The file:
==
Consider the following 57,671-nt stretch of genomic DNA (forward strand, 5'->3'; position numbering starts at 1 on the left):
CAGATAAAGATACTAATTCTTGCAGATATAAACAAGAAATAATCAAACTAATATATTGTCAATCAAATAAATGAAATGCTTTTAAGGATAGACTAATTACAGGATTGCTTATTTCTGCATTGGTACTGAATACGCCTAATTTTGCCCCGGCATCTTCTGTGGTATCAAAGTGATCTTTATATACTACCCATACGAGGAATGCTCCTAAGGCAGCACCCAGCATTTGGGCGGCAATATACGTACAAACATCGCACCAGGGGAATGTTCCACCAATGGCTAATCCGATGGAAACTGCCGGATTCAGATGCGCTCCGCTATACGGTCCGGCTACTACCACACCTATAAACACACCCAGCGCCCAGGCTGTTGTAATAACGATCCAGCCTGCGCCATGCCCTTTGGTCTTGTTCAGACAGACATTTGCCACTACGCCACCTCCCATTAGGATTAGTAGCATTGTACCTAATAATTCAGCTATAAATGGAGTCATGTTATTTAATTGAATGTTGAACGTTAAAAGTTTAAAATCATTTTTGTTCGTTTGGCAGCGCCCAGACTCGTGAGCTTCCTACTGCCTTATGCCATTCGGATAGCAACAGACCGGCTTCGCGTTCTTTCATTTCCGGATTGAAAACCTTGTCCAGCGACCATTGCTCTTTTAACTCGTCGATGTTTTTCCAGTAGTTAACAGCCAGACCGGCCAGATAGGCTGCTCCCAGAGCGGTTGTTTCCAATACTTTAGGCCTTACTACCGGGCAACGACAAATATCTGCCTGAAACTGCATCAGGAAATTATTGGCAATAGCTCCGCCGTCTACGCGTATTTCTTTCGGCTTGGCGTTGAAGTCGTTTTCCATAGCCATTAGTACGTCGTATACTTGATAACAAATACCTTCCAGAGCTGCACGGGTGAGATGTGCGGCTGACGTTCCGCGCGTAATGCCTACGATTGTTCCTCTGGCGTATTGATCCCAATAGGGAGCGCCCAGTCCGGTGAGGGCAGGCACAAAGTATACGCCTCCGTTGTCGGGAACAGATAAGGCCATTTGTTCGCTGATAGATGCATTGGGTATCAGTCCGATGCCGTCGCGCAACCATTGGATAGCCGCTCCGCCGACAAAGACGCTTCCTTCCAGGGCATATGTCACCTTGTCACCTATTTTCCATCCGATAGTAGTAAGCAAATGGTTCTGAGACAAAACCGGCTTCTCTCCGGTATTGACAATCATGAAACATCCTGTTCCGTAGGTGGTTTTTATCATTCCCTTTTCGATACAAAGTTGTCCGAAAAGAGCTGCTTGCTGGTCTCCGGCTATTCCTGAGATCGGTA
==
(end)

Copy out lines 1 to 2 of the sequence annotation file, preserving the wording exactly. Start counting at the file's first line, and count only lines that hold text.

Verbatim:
Consider the following 57,671-nt stretch of genomic DNA (forward strand, 5'->3'; position numbering starts at 1 on the left):
CAGATAAAGATACTAATTCTTGCAGATATAAACAAGAAATAATCAAACTAATATATTGTCAATCAAATAAATGAAATGCTTTTAAGGATAGACTAATTACAGGATTGCTTATTTCTGCATTGGTACTGAATACGCCTAATTTTGCCCCGGCATCTTCTGTGGTATCAAAGTGATCTTTATATACTACCCATACGAGGAATGCTCCTAAGGCAGCACCCAGCATTTGGGCGGCAATATACGTACAAACATCGCACCAGGGGAATGTTCCACCAATGGCTAATCCGATGGAAACTGCCGGATTCAGATGCGCTCCGCTATACGGTCCGGCTACTACCACACCTATAAACACACCCAGCGCCCAGGCTGTTGTAATAACGATCCAGCCTGCGCCATGCCCTTTGGTCTTGTTCAGACAGACATTTGCCACTACGCCACCTCCCATTAGGATTAGTAGCATTGTACCTAATAATTCAGCTATAAATGGAGTCATGTTATTTAATTGAATGTTGAACGTTAAAAGTTTAAAATCATTTTTGTTCGTTTGGCAGCGCCCAGACTCGTGAGCTTCCTACTGCCTTATGCCATTCGGATAGCAACAGACCGGCTTCGCGTTCTTTCATTTCCGGATTGAAAACCTTGTCCAGCGACCATTGCTCTTTTAACTCGTCGATGTTTTTCCAGTAGTTAACAGCCAGACCGGCCAGATAGGCTGCTCCCAGAGCGGTTGTTTCCAATACTTTAGGCCTTACTACCGGGCAACGACAAATATCTGCCTGAAACTGCATCAGGAAATTATTGGCAATAGCTCCGCCGTCTACGCGTATTTCTTTCGGCTTGGCGTTGAAGTCGTTTTCCATAGCCATTAGTACGTCGTATACTTGATAACAAATACCTTCCAGAGCTGCACGGGTGAGATGTGCGGCTGACGTTCCGCGCGTAATGCCTACGATTGTTCCTCTGGCGTATTGATCCCAATAGGGAGCGCCCAGTCCGGTGAGGGCAGGCACAAAGTATACGCCTCCGTTGTCGGGAACAGATAAGGCCATTTGTTCGCTGATAGATGCATTGGGTATCAGTCCGATGCCGTCGCGCAACCATTGGATAGCCGCTCCGCCGACAAAGACGCTTCCTTCCAGGGCATATGTCACCTTGTCACCTATTTTCCATCCGATAGTAGTAAGCAAATGGTTCTGAGACAAAACCGGCTTCTCTCCGGTATTGACAATCATGAAACATCCTGTTCCGTAGGTGGTTTTTATCATTCCCTTTTCGATACAAAGTTGTCCGAAAAGAGCTGCTTGCTGGTCTCCGGCTATTCCTGAGATCGGTA